So it’s been quite a few months since my last update and it’s about time I filled you all in on what’s been happening…

I took a break from working on the bus back in October last year, so I could learn how to weld before proceeding with the rest of the repairs. The last quarter of the year is also usually the busiest time for my business, so I was soon working full time filling orders and there wasn’t much time left for welding practice.

Around the same time, I had a health scare, when I found a lump under my arm and there were concerns that the melanomas I had previously removed from there had spread to my lymph nodes. I spent a stressful couple of months back and forth to doctors having various scans and a biopsy. It wasn’t cancer in the end thank goodness, but the scans did reveal some other unexpected things which required another whole bunch of tests. Most of that has now been sorted out thankfully, but it has been a stressful time and yet another reminder of how unpredictable life is and how important it is to enjoy the time we have as much as we possibly can.

It capped off what had been a tough year generally for me, with Covid wreaking havoc on my business (which prior to 2020 had relied heavily on the income from my regular market stall) as well as a loss of some of my income from my casual side job. A reminder of the relative financial insecurity associated with the work I do.

I had been having doubts about the bus for a while, even before these recent events, especially about whether I would actually be able to afford to maintain it in the long term. Big busses can cost big dollars when they need repair or if they break down and need towing. I kept telling myself that I would be able to grow my business sufficiently by the time I was ready to hit the road, and that with the emergency fund I had saved, and picking up extra work along the way, that I would be OK. And maybe I would be, but after this past year, I am less confident about that. I think money would always be very very tight and I would always be worried that I wouldn’t have enough. Having the big bus alone would be a challenge, but it has become clear these past few months that I need to be able to get into town fairly regularly for appointments and stuff. This would be difficult unless I had a smaller vehicle but I simply cannot afford the costs of owning a big bus AND a car. In addition to that, I am having ongoing issues with arthritis and tendonitis in my arms and need to be mindful about what I will be physically capable of, especially as I get older.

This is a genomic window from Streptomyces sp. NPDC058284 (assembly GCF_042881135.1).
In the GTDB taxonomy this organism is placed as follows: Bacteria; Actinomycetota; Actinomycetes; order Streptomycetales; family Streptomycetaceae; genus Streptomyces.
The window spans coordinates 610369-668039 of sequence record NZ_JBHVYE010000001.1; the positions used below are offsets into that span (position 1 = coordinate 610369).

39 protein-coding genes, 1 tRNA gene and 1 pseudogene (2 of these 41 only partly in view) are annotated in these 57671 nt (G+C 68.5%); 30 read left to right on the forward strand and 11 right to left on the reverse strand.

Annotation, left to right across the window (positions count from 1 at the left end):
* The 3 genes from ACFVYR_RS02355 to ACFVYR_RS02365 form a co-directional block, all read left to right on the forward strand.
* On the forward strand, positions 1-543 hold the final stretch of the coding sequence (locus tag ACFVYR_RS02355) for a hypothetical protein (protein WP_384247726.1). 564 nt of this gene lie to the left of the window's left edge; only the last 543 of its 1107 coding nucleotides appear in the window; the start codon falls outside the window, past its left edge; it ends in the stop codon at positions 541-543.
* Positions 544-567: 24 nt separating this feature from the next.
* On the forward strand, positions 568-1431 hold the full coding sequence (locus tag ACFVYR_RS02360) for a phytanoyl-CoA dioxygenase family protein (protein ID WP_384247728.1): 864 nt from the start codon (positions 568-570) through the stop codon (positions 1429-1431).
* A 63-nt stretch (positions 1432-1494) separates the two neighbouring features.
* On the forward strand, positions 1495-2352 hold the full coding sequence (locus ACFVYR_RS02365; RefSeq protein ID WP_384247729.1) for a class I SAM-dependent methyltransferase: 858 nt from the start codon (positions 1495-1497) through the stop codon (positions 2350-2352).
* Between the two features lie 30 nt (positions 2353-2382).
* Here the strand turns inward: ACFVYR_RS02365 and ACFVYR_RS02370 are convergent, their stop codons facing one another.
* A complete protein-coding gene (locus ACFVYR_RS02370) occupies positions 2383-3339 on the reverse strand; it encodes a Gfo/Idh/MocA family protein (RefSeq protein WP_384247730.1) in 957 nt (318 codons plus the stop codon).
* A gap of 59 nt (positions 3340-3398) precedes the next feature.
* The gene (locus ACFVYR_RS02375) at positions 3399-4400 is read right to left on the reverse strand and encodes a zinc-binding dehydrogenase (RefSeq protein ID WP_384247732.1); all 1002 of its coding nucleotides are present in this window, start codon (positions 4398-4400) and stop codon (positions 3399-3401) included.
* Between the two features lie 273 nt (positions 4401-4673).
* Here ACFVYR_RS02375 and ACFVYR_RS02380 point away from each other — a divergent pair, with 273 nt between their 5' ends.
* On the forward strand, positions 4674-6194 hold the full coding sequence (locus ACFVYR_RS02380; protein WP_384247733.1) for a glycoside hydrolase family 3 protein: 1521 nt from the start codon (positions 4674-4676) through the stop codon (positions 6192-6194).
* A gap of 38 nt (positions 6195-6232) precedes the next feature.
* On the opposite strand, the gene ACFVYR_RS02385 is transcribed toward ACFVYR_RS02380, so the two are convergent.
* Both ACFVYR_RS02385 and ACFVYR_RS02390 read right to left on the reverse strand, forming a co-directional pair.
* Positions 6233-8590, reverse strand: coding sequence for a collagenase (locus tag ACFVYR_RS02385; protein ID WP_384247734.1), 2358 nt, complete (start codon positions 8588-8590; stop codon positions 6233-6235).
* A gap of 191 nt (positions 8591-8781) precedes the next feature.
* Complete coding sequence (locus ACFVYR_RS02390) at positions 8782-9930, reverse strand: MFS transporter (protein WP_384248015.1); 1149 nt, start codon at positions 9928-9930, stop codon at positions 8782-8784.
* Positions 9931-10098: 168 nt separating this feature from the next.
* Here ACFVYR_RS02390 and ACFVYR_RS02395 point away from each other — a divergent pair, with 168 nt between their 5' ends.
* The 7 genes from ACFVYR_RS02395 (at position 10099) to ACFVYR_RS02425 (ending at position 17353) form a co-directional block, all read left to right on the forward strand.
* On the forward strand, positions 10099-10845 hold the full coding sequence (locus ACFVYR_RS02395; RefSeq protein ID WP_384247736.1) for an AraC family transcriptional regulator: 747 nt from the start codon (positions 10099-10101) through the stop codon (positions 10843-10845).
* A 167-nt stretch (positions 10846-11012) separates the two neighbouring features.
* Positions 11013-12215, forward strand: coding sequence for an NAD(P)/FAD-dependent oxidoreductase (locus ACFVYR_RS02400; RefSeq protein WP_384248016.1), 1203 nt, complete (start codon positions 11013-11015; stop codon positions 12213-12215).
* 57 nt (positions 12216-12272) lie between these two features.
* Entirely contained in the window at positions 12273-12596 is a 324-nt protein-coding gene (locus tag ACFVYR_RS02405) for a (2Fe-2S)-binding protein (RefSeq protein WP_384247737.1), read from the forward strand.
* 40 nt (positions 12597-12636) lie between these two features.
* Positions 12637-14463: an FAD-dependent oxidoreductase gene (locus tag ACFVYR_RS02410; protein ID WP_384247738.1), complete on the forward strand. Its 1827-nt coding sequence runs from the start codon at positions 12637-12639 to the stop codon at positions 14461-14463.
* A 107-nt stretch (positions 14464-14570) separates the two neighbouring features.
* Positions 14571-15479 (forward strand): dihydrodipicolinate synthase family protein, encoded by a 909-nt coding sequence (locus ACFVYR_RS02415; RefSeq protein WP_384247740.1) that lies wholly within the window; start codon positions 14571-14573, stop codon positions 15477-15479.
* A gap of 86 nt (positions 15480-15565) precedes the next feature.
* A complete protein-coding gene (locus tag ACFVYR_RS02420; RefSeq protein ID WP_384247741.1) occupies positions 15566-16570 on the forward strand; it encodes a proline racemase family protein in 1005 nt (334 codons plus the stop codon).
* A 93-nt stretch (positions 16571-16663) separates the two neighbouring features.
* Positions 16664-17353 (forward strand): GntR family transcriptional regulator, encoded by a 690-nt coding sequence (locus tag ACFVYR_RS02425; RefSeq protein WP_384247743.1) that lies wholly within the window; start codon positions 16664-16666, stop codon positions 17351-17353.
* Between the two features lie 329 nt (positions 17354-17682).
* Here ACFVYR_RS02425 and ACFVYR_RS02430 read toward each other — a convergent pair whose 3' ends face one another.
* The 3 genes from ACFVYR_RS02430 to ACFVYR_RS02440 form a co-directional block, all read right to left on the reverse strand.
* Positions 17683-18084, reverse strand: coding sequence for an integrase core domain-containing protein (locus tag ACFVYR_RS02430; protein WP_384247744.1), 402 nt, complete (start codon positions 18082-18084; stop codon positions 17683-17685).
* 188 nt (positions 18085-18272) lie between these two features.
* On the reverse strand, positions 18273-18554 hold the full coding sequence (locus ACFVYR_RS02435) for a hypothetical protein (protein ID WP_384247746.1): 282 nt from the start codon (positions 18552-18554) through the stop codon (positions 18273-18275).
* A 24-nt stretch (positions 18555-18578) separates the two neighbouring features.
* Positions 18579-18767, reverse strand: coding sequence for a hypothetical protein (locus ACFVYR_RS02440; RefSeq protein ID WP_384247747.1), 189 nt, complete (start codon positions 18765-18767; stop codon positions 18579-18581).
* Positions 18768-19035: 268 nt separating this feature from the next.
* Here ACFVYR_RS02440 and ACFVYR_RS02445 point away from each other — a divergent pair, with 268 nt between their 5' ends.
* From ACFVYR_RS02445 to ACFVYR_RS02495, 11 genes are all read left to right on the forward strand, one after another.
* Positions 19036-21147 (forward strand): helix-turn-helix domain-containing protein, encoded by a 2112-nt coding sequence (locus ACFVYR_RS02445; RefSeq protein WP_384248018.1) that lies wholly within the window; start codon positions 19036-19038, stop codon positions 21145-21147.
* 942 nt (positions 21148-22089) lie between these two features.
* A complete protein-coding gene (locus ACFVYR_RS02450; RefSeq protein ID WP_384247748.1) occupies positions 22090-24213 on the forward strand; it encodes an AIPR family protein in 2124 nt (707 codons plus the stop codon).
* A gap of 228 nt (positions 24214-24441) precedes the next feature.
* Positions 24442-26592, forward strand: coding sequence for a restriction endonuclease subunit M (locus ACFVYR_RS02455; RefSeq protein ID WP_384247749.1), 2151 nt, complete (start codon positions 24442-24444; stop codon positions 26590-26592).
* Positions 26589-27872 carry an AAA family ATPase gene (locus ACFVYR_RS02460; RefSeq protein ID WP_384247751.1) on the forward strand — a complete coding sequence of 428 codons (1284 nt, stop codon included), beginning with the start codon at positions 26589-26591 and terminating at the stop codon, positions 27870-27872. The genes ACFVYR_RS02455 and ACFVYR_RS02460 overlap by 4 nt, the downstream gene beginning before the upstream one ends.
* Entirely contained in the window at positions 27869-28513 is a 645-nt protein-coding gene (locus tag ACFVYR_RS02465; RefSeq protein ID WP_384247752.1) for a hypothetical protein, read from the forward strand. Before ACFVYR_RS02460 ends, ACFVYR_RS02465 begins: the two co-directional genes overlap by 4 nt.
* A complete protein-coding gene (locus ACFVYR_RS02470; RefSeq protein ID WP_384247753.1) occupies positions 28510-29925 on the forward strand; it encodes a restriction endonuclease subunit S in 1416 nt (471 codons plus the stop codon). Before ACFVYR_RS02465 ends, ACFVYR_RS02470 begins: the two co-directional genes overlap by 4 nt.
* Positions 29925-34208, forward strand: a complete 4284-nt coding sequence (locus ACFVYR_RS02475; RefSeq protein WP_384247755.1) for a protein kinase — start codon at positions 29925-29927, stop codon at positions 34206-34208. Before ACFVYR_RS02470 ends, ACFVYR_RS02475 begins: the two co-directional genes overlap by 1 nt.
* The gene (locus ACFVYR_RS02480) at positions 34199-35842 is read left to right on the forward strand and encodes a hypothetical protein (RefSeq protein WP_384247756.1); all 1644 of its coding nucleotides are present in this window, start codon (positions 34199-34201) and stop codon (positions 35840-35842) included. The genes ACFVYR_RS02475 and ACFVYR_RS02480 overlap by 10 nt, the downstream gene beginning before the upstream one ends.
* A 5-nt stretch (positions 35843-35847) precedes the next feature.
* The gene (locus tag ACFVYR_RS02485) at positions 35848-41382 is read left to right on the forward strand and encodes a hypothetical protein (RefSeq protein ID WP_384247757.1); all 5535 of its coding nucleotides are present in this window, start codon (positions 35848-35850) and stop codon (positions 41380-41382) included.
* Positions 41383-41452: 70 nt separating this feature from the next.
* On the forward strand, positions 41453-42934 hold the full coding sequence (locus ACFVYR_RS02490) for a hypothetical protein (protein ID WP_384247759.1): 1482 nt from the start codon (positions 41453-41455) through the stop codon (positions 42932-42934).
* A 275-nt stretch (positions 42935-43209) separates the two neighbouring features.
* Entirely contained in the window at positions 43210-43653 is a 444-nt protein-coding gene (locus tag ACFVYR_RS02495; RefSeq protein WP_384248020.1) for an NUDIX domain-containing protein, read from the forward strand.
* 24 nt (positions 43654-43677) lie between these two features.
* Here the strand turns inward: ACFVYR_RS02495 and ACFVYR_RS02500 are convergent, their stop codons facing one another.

I have decided, after a lot of soul searching and sleepless nights, to sell my bus. I do not intend to give up on bus life altogether – no way! But I just need to take a bit of a detour and change the way I make that life happen. I will be downsizing to something smaller that will be easier for me to manage both physically and financially.

It feels sad to get rid of the bus after putting so much blood, sweat and tears (and money) into it. But I also know from past experience what it is like to stay on a path that isn’t right for you, just because you’ve invested so much in that journey, and I don’t want to do that again. I could finish converting the bus and then sell it, but there is no guarantee I could get a good price for it, and it would take me a long time to do so. Now more than ever, I want to get out on the road as soon as possible, so would rather cut my losses and use the money I have left, (and while I do still have my health), to build something I know will be better suited to my needs. Since making the decision to sell my bus and start again with something smaller, I feel so much more relaxed and confident, and I know this is the right decision for me.

And the past two years were not wasted – I learnt so many new skills working on the big bus, which will mean that when I come to do it all again with another one, I will have more of an idea what I’m doing and things might progress a bit more smoothly. (hopefully LOL!)